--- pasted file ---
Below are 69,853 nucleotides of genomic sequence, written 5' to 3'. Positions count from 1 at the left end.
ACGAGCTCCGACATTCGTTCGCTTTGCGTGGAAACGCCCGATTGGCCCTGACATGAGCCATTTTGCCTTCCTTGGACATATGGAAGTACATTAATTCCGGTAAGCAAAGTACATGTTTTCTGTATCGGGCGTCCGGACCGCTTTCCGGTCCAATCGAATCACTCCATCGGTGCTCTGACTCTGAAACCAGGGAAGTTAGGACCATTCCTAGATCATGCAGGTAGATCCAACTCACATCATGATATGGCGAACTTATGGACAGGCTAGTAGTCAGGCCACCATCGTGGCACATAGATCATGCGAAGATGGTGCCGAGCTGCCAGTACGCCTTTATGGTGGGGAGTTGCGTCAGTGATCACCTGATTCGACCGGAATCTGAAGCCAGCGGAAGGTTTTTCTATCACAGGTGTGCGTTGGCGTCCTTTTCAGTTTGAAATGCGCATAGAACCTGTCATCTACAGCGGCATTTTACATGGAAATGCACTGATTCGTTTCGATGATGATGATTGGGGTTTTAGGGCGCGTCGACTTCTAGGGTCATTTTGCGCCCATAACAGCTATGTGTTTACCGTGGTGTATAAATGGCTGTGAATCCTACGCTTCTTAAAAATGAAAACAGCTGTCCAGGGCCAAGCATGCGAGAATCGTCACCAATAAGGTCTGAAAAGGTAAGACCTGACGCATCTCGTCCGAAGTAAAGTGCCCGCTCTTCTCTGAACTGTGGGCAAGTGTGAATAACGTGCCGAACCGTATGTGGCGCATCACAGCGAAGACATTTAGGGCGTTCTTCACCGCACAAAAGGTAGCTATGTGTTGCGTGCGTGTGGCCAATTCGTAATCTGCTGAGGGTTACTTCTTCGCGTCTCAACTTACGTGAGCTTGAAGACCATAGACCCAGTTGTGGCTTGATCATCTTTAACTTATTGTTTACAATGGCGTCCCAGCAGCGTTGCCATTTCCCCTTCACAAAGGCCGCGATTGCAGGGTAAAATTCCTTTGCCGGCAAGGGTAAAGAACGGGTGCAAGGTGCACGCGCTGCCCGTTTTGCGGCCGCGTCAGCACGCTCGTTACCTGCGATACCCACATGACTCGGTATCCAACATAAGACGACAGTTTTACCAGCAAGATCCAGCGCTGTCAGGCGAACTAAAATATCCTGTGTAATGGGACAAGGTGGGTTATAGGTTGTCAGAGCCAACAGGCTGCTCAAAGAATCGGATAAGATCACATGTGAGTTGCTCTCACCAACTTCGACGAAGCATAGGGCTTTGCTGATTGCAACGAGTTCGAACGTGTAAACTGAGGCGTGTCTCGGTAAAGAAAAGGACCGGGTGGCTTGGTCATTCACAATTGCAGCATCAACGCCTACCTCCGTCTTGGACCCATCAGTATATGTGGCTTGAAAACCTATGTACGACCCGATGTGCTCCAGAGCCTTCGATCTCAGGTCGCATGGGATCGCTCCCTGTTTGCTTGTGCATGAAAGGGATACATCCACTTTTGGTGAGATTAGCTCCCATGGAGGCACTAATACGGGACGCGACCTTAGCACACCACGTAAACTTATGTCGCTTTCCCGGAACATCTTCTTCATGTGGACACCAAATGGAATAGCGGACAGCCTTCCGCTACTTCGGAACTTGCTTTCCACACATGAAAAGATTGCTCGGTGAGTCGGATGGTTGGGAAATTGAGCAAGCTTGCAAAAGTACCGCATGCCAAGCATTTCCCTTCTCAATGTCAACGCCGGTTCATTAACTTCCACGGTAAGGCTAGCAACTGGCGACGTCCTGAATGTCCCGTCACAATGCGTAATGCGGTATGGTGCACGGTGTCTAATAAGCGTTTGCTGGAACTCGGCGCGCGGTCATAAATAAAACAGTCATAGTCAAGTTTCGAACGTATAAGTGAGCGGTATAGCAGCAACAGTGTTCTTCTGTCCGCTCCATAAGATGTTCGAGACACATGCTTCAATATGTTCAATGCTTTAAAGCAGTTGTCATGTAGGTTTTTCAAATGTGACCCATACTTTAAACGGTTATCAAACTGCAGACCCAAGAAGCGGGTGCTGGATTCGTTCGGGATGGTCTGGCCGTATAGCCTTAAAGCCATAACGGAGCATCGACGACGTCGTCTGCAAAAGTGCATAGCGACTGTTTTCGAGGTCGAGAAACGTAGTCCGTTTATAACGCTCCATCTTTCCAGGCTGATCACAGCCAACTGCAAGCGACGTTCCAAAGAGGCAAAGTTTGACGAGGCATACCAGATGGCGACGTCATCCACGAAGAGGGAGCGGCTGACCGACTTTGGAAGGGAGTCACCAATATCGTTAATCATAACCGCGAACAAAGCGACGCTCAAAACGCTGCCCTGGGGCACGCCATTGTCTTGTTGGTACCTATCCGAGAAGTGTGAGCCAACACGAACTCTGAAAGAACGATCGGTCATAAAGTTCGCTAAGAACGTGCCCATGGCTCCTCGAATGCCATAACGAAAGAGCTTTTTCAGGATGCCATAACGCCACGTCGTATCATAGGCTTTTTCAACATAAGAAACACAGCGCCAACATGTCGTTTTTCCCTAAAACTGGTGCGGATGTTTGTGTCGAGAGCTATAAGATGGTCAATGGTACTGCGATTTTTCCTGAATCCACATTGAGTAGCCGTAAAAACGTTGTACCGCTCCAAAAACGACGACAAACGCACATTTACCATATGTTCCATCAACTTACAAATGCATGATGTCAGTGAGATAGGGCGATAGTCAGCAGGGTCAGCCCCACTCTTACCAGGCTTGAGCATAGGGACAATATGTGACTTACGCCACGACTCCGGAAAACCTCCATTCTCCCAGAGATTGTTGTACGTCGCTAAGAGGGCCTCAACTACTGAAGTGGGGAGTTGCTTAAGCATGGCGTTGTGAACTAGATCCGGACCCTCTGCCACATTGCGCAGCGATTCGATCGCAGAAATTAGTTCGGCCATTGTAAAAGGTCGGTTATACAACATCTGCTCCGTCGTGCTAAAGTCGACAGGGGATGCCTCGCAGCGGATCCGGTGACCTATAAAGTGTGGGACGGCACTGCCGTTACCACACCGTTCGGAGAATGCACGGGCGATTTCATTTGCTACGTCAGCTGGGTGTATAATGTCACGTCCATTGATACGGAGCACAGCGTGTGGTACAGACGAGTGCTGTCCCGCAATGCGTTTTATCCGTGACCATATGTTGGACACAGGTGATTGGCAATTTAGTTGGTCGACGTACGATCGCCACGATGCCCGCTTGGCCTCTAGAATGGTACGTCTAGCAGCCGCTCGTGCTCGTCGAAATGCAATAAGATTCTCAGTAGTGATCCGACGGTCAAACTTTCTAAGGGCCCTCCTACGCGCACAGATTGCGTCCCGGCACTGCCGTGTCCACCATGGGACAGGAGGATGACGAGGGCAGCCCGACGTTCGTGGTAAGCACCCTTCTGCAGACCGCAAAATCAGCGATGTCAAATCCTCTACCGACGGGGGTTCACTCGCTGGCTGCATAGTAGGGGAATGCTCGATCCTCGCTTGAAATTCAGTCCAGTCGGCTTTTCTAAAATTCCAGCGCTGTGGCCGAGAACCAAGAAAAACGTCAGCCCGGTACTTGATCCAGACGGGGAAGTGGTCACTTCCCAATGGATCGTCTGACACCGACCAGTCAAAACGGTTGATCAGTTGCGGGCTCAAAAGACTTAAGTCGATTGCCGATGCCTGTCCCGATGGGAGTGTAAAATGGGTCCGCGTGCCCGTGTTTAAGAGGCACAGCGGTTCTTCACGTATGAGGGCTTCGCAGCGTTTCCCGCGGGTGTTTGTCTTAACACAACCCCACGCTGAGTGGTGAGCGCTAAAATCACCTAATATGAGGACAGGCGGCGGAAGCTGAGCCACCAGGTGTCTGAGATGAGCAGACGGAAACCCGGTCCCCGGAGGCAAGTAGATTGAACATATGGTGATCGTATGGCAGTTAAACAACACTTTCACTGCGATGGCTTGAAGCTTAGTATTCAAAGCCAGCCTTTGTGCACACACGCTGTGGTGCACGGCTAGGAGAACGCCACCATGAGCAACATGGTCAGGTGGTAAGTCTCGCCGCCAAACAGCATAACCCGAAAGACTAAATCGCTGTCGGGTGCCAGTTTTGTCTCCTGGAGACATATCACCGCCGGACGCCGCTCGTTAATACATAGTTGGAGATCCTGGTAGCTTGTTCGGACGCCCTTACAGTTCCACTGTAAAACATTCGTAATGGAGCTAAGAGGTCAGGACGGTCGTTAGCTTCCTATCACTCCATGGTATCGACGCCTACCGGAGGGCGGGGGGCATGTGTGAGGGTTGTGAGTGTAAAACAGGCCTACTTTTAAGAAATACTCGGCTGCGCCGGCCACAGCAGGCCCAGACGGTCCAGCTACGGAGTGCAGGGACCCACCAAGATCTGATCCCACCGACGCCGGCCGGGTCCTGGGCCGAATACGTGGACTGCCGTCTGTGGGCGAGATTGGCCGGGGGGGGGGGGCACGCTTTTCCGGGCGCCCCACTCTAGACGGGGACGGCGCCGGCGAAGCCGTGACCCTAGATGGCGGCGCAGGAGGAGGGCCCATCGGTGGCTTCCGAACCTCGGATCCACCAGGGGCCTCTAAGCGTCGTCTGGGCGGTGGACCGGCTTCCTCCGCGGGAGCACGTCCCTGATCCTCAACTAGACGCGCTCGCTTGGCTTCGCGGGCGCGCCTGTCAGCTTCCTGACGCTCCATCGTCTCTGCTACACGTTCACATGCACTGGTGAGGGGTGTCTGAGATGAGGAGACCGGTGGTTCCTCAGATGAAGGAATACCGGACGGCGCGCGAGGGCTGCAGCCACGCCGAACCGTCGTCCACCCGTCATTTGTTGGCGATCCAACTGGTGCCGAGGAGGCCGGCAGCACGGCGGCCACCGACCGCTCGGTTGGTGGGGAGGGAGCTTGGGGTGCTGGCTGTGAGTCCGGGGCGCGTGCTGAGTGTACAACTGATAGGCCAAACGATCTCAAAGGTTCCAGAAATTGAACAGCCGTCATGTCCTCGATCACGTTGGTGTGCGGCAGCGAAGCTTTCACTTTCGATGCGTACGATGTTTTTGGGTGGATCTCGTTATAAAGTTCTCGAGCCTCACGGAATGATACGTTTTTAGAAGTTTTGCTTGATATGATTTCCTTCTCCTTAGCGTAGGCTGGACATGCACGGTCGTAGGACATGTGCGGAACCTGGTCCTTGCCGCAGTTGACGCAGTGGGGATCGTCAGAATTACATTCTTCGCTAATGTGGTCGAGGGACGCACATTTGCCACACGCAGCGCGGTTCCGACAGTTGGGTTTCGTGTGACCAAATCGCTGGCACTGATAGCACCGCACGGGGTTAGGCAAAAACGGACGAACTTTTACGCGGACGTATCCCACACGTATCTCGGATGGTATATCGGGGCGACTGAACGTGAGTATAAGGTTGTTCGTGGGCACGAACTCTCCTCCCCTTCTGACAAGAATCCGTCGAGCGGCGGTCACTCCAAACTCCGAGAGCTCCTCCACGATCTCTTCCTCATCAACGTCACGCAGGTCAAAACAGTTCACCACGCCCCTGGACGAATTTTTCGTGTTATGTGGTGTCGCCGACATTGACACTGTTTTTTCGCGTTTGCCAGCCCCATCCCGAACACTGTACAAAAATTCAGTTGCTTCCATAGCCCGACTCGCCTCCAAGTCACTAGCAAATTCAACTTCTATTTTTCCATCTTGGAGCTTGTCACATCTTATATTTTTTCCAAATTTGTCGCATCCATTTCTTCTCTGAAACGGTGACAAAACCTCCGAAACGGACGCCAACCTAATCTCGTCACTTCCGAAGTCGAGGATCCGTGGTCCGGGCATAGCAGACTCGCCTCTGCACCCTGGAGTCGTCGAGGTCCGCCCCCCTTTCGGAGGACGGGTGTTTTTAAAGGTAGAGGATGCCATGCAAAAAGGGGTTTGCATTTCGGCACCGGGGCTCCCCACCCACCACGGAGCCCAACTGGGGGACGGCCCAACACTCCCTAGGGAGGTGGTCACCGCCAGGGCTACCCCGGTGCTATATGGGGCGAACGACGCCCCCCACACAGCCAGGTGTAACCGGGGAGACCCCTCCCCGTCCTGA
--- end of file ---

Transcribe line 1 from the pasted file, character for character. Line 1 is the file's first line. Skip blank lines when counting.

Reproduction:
Below are 69,853 nucleotides of genomic sequence, written 5' to 3'. Positions count from 1 at the left end.